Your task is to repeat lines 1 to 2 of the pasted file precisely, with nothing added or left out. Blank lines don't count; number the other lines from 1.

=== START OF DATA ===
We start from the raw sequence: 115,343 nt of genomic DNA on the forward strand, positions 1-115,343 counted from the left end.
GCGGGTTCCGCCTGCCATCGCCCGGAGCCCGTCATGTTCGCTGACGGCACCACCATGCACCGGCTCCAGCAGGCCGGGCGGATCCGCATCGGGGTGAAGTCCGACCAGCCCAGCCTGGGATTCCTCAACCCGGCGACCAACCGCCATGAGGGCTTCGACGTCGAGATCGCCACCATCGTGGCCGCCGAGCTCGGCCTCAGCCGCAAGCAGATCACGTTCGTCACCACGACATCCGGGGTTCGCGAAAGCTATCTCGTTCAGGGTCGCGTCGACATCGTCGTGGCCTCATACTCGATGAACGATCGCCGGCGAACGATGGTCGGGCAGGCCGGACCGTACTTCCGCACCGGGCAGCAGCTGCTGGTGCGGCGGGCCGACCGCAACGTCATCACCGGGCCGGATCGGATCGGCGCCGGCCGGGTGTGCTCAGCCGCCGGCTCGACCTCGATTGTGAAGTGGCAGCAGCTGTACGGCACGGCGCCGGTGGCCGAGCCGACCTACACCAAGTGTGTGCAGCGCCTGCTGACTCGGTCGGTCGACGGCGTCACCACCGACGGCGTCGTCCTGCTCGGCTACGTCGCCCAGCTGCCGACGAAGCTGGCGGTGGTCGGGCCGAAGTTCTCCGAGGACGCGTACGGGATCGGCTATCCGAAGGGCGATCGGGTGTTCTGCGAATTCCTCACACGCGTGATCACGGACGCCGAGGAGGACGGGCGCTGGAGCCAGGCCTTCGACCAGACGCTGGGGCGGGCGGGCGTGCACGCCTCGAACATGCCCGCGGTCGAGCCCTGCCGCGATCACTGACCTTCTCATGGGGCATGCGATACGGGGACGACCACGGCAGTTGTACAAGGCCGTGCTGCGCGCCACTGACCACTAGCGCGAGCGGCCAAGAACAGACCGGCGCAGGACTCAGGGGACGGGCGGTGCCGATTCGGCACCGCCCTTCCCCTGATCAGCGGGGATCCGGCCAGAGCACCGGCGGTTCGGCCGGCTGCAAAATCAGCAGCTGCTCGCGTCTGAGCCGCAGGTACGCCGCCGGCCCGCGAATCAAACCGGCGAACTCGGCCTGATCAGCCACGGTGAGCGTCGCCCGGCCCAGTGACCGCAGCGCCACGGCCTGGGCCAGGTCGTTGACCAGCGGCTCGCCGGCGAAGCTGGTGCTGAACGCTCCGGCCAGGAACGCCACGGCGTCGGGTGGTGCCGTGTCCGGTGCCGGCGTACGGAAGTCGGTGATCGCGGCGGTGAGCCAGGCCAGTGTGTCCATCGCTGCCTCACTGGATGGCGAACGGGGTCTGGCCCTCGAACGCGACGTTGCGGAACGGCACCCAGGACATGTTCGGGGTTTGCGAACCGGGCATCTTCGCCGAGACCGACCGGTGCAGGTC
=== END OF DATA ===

We start from the raw sequence: 115,343 nt of genomic DNA on the forward strand, positions 1-115,343 counted from the left end.
GCGGGTTCCGCCTGCCATCGCCCGGAGCCCGTCATGTTCGCTGACGGCACCACCATGCACCGGCTCCAGCAGGCCGGGCGGATCCGCATCGGGGTGAAGTCCGACCAGCCCAGCCTGGGATTCCTCAACCCGGCGACCAACCGCCATGAGGGCTTCGACGTCGAGATCGCCACCATCGTGGCCGCCGAGCTCGGCCTCAGCCGCAAGCAGATCACGTTCGTCACCACGACATCCGGGGTTCGCGAAAGCTATCTCGTTCAGGGTCGCGTCGACATCGTCGTGGCCTCATACTCGATGAACGATCGCCGGCGAACGATGGTCGGGCAGGCCGGACCGTACTTCCGCACCGGGCAGCAGCTGCTGGTGCGGCGGGCCGACCGCAACGTCATCACCGGGCCGGATCGGATCGGCGCCGGCCGGGTGTGCTCAGCCGCCGGCTCGACCTCGATTGTGAAGTGGCAGCAGCTGTACGGCACGGCGCCGGTGGCCGAGCCGACCTACACCAAGTGTGTGCAGCGCCTGCTGACTCGGTCGGTCGACGGCGTCACCACCGACGGCGTCGTCCTGCTCGGCTACGTCGCCCAGCTGCCGACGAAGCTGGCGGTGGTCGGGCCGAAGTTCTCCGAGGACGCGTACGGGATCGGCTATCCGAAGGGCGATCGGGTGTTCTGCGAATTCCTCACACGCGTGATCACGGACGCCGAGGAGGACGGGCGCTGGAGCCAGGCCTTCGACCAGACGCTGGGGCGGGCGGGCGTGCACGCCTCGAACATGCCCGCGGTCGAGCCCTGCCGCGATCACTGACCTTCTCATGGGGCATGCGATACGGGGACGACCACGGCAGTTGTACAAGGCCGTGCTGCGCGCCACTGACCACTAGCGCGAGCGGCCAAGAACAGACCGGCGCAGGACTCAGGGGACGGGCGGTGCCGATTCGGCACCGCCCTTCCCCTGATCAGCGGGGATCCGGCCAGAGCACCGGCGGTTCGGCCGGCTGCAAAATCAGCAGCTGCTCGCGTCTGAGCCGCAGGTACGCCGCCGGCCCGCGAATCAAACCGGCGAACTCGGCCTGATCAGCCACGGTGAGCGTCGCCCGGCCCAGTGACCGCAGCGCCACGGCCTGGGCCAGGTCGTTGACCAGCGGCTCGCCGGCGAAGCTGGTGCTGAACGCTCCGGCCAGGAACGCCACGGCGTCGGGTGGTGCCGTGTCCGGTGCCGGCGTACGGAAGTCGGTGATCGCGGCGGTGAGCCAGGCCAGTGTGTCCATCGCTGCCTCACTGGATGGCGAACGGGGTCTGGCCCTCGAACGCGACGTTGCGGAACGGCACCCAGGACATGTTCGGGGTTTGCGAACCGGGCATCTTCGCCGAGACCGACCGGTGCAGGTC